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Featured Blu-ray / DVD Review: Puss in Boots

February 21st, 2012

Puss In Boots - Buy from Amazon: DVD, Puss in Boots / The Three Diablos, Blu-ray Combo Pack, or 3D Combo Pack

Shrek is arguably the biggest digitally animated franchise of all time. However, the last two installments missed expectations with critics and it was time for a change. That change came with Puss In Boots, a prequel / origin story for Puss In Boots. It struggled at the box office compared to the previous installments, but was it also a weaker film? Or were people just burned out on the Shrek franchise?

The Movie

Puss In Boots begins by introducing himself and the number of names he is known by. After leaving the bed of a beautiful cat, he steals a ring from her sleeping owner and is on the run, again. He's looking for a quick score and after intimidating a few bar patrons, he gets a lead on the most legendary of loot: The Golden Goose. But to get the Golden Goose, one must go to the Land of Giants, and to get to the Land of Giants, one must have The Magic Beans. Rumor has it, Jack and Jill have the Magic Beans, but only a crazy person would steal something from Jack and Jill. Puss In Boots is crazy enough to do it.

Unfortunately for him, he's not the only one. His heist is interrupted by another cat. At first Puss In Boots is livid, until he learns this cat is a lady, Kitty Softtouch, and then he's intrigued. At least until he learns she was sent by Humpty Alexander Dumpty to get him, and then he's back to being livid. Puss and Humpty used to be partners, in fact, they grew up in the same orphanage. But while they were life long friends and partners in their attempt to get the Golden Goose, Humpty tricked Puss into helping him rob a bank and as a result, he had to run away from his home in disgrace. Now Puss refuses to forgive him and work with him again. However, Humpty explains that he too wants pay back a rival he and puss have in common, San Richardo. Puss In Boots agrees to help him, but only to help his home town and so his adoptive mother won't feel shame for what he did.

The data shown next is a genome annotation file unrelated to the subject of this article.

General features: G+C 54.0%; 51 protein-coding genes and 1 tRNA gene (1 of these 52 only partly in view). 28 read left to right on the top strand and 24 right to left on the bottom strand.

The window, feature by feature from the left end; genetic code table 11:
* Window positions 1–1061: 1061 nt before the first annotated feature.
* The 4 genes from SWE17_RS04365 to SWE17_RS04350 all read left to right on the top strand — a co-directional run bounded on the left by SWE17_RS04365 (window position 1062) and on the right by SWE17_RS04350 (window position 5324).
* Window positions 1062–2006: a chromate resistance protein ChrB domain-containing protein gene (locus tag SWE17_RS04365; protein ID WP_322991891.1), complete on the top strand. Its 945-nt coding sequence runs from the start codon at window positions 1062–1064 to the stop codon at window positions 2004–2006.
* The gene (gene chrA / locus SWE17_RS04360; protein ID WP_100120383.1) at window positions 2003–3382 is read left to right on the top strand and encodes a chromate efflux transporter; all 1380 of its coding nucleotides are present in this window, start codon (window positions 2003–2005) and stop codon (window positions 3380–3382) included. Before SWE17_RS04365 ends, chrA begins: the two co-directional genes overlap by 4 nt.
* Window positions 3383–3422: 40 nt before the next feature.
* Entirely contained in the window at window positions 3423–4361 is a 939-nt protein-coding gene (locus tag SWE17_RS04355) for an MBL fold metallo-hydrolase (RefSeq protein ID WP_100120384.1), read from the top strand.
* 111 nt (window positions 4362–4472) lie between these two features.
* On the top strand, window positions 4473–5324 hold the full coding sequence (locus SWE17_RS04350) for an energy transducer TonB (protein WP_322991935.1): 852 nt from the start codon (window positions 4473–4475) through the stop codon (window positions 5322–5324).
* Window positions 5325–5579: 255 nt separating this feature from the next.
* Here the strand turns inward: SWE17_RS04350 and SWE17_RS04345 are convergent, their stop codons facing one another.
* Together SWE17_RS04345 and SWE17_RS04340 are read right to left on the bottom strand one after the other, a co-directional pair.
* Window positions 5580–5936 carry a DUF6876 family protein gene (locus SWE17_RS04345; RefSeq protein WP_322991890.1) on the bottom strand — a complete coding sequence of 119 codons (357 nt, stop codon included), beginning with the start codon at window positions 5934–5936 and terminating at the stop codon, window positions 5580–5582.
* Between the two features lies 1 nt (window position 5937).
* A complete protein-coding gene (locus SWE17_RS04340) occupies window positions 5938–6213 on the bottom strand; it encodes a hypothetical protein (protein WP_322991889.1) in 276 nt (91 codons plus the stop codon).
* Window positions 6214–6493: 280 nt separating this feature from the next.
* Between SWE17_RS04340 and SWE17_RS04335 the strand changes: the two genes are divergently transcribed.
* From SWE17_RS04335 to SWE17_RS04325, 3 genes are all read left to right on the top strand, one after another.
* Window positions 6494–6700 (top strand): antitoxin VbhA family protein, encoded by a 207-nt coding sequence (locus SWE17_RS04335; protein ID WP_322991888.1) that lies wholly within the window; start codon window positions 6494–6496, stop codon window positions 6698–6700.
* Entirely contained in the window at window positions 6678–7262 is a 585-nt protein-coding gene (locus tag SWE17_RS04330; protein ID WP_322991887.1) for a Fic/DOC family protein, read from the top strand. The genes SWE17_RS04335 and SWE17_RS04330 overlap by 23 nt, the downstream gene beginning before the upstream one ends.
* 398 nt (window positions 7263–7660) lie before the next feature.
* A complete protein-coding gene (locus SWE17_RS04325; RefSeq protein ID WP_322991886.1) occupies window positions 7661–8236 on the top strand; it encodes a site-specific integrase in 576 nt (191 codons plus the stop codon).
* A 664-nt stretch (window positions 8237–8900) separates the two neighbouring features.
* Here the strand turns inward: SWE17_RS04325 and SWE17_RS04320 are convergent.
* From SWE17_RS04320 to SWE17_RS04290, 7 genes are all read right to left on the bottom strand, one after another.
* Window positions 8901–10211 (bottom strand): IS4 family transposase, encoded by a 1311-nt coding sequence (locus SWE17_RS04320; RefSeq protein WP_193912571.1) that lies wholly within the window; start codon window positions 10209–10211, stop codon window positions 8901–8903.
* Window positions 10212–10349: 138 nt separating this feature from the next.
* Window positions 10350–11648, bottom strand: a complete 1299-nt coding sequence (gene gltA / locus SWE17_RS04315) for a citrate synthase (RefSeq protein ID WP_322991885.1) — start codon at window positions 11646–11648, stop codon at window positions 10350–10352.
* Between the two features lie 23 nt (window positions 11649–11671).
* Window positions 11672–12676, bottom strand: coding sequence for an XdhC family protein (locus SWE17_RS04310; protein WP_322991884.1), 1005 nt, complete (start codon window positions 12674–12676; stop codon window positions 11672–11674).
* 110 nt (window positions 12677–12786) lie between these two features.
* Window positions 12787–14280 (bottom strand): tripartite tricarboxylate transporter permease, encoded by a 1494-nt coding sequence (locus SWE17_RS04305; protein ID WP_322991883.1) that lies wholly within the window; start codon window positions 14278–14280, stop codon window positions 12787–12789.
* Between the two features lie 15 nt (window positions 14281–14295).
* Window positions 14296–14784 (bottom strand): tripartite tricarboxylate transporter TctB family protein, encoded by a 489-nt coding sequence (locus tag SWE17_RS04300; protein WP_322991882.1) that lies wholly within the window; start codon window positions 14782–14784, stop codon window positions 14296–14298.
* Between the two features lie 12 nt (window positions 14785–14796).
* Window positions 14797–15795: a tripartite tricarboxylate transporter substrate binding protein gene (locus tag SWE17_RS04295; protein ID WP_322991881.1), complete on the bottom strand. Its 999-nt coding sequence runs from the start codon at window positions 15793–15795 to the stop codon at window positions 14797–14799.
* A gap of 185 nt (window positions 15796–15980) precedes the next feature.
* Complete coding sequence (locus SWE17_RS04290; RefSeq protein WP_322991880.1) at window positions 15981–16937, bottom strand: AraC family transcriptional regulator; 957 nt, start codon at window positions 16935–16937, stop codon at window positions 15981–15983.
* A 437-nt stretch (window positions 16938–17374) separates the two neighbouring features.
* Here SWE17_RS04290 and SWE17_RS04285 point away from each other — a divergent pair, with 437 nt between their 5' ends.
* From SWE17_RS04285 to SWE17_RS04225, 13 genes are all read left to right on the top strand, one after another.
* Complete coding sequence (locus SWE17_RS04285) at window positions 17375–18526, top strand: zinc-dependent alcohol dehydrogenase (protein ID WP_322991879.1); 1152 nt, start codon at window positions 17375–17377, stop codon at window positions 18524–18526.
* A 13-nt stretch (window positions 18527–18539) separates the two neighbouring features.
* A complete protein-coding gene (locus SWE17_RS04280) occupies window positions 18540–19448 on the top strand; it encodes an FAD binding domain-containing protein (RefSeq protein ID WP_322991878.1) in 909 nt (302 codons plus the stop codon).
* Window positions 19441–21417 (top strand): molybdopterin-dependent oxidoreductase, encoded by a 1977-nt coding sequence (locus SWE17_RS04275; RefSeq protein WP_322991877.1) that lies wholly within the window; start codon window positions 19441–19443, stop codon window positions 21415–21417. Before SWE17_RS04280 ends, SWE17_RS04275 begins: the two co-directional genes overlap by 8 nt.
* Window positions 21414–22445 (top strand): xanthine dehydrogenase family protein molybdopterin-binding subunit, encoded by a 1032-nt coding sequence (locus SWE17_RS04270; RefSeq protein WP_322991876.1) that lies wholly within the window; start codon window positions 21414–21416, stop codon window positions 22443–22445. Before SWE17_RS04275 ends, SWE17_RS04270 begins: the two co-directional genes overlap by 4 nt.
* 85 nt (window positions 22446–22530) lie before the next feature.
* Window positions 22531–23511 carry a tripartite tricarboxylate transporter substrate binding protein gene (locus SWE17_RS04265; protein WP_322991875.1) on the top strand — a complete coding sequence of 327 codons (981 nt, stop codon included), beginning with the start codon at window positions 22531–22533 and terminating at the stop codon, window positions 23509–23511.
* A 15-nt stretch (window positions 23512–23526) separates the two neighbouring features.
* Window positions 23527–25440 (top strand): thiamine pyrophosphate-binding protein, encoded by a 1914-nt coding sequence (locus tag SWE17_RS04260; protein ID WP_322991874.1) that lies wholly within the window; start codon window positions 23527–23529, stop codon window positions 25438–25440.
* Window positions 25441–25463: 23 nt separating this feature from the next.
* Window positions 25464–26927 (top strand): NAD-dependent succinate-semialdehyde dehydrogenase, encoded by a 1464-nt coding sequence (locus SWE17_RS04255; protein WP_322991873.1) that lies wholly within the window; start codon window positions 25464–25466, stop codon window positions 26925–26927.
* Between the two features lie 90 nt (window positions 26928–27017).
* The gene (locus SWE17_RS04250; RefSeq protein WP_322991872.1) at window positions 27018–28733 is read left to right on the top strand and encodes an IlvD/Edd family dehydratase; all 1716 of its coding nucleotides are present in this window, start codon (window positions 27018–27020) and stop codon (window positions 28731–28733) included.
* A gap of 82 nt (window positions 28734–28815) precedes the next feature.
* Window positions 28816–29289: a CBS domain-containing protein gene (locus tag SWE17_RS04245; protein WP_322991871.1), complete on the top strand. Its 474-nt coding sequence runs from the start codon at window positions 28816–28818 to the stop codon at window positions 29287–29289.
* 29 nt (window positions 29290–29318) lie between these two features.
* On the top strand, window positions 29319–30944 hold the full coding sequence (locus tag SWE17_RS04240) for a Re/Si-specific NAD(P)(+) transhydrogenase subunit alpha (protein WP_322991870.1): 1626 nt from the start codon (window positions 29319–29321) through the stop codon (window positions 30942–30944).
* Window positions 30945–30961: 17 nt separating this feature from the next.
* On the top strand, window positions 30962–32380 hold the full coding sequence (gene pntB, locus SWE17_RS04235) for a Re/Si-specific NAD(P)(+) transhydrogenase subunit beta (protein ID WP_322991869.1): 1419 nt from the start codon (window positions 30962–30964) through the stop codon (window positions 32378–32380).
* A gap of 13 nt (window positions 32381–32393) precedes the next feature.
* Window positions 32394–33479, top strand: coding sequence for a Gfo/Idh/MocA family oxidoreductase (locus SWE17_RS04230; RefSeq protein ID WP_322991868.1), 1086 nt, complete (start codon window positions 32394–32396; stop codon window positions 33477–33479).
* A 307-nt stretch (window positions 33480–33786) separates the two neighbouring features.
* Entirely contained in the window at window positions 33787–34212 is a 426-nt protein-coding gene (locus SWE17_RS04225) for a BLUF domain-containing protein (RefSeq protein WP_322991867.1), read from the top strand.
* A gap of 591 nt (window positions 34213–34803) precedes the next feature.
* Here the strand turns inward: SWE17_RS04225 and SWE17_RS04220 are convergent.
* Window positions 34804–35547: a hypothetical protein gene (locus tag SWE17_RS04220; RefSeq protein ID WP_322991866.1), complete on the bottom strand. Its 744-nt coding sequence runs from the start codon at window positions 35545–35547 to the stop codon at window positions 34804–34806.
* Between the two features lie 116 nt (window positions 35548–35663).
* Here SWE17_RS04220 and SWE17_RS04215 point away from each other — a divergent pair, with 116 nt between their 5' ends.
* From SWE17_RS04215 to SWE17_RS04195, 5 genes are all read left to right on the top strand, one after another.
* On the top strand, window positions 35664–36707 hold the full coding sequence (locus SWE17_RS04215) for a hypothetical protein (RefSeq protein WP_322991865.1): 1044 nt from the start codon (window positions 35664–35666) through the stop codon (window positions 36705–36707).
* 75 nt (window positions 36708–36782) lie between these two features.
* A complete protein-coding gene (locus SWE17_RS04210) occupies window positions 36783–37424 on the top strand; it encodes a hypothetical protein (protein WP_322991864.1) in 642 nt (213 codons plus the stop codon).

We are less than halfway in, but this is a good place to stop, as to avoid spoilers.

Puss In Boots earned an Oscar nod for Best Feature-Length Animated Film. This film is very similar in quality to a fellow Oscar nominee, Kung Fu Panda 2. It has a great mixture of humor and adventure with a story that is good, but not groundbreaking. In fact, the story is probably the film's big weakness. There are some treasure hunter aspects of the movie, but these seemed rushed and without enough intrigue to carry the film. They did set up a few heists and plenty of action scenes as a result, but maybe there could have been more depth to this part of the film. Also, the relationship between Puss and Humpty is not as compelling as the potential romance between Puss In Boots and Kitty Softtouch.